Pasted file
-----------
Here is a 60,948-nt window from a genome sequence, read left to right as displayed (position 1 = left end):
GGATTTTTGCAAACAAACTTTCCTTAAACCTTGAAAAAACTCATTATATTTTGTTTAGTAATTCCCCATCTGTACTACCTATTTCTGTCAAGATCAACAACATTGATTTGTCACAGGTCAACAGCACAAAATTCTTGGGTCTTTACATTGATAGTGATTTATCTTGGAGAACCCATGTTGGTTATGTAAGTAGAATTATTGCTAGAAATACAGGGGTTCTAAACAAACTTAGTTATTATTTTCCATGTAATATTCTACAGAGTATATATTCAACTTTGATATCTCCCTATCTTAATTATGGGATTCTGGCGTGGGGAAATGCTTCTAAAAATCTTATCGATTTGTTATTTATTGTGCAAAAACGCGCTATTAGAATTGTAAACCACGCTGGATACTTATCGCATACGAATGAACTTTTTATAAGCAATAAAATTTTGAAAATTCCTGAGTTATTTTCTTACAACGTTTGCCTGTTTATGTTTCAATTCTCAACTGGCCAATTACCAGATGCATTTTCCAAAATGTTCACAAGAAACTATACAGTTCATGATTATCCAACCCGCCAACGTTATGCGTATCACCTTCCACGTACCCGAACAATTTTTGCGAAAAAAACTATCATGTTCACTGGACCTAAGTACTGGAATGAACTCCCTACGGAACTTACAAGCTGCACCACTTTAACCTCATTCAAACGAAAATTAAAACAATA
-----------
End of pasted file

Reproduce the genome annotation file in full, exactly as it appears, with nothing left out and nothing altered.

Here is a 60,948-nt window from a genome sequence, read left to right as displayed (position 1 = left end):
GGATTTTTGCAAACAAACTTTCCTTAAACCTTGAAAAAACTCATTATATTTTGTTTAGTAATTCCCCATCTGTACTACCTATTTCTGTCAAGATCAACAACATTGATTTGTCACAGGTCAACAGCACAAAATTCTTGGGTCTTTACATTGATAGTGATTTATCTTGGAGAACCCATGTTGGTTATGTAAGTAGAATTATTGCTAGAAATACAGGGGTTCTAAACAAACTTAGTTATTATTTTCCATGTAATATTCTACAGAGTATATATTCAACTTTGATATCTCCCTATCTTAATTATGGGATTCTGGCGTGGGGAAATGCTTCTAAAAATCTTATCGATTTGTTATTTATTGTGCAAAAACGCGCTATTAGAATTGTAAACCACGCTGGATACTTATCGCATACGAATGAACTTTTTATAAGCAATAAAATTTTGAAAATTCCTGAGTTATTTTCTTACAACGTTTGCCTGTTTATGTTTCAATTCTCAACTGGCCAATTACCAGATGCATTTTCCAAAATGTTCACAAGAAACTATACAGTTCATGATTATCCAACCCGCCAACGTTATGCGTATCACCTTCCACGTACCCGAACAATTTTTGCGAAAAAAACTATCATGTTCACTGGACCTAAGTACTGGAATGAACTCCCTACGGAACTTACAAGCTGCACCACTTTAACCTCATTCAAACGAAAATTAAAACAATA